2000 Chev Cavalier A/C

Can anyone give me info on what is needed to re-charge the A/C on a 2000 Chevy Cavalier. Thank You

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kiwiusa wrote:

a repair ?
R 134A can become dangerous if " oxygenated " *** Never use compressed air to test a R 134A system *** That's why the special ACME valves . For starters use a Pressure guage to determine if system holds pressure, if it's flat, you need serious servicing, if it's down a bit, use a can tapper to add R134A to * Low * side. The Tapper is a few bucks at any auto parts store, along with the R134A which you can buy without a licence. The pressure guage may be a bit hard to find, try a big auto parts store, or a dept. store with a big auto section.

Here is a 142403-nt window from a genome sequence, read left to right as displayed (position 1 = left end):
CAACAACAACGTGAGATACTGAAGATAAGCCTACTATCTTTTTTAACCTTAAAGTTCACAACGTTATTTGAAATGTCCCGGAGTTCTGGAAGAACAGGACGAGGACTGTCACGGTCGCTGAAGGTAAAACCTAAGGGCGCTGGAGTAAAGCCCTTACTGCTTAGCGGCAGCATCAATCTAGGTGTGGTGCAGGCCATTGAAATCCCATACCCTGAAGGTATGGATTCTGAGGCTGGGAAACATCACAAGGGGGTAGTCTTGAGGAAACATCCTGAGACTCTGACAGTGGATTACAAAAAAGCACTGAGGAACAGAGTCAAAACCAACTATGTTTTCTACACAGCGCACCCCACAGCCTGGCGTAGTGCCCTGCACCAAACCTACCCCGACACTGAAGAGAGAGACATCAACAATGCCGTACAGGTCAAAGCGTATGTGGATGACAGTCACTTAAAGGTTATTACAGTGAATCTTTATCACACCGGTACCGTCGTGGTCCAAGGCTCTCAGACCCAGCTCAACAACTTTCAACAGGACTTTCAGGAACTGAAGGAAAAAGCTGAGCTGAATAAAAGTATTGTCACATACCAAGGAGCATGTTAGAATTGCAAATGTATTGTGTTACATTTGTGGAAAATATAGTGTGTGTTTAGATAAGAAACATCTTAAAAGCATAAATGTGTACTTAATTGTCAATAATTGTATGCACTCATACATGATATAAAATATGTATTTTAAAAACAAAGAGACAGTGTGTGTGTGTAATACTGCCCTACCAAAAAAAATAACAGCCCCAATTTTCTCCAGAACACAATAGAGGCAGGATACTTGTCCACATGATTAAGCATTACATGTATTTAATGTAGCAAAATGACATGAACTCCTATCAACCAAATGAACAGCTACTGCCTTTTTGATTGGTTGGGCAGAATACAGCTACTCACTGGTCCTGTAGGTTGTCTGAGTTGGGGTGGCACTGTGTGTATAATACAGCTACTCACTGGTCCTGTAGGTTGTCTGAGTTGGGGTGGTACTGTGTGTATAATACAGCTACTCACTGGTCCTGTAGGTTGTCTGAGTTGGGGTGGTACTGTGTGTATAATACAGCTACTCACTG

Florescent dye can be purchaced in tiny cans that connect to tapper, add to low side with compressor running, you might want to short low pressure switch [ on accumulator ] to get compressor running if system is low.
For serious AC service, you need an evacuator, plan is to draw vacuum on system for at least 1/2 hour to remove air and moisture from system. Failure to do that will result in system icing up [ water vapor ] or blowing up [ oxygenated R134A ] .
If you only want to keep your AC in top tune, get it evacuated and recharged by a " good " shop. Write down outside air temperature, and pressure indicated on guage. Later on, on a day that's the same temperature, check pressure with guage, add R134A until pressure is same as when car left shop. Air temp affects pressure, since I suck at math, I go with " same temp " readings.
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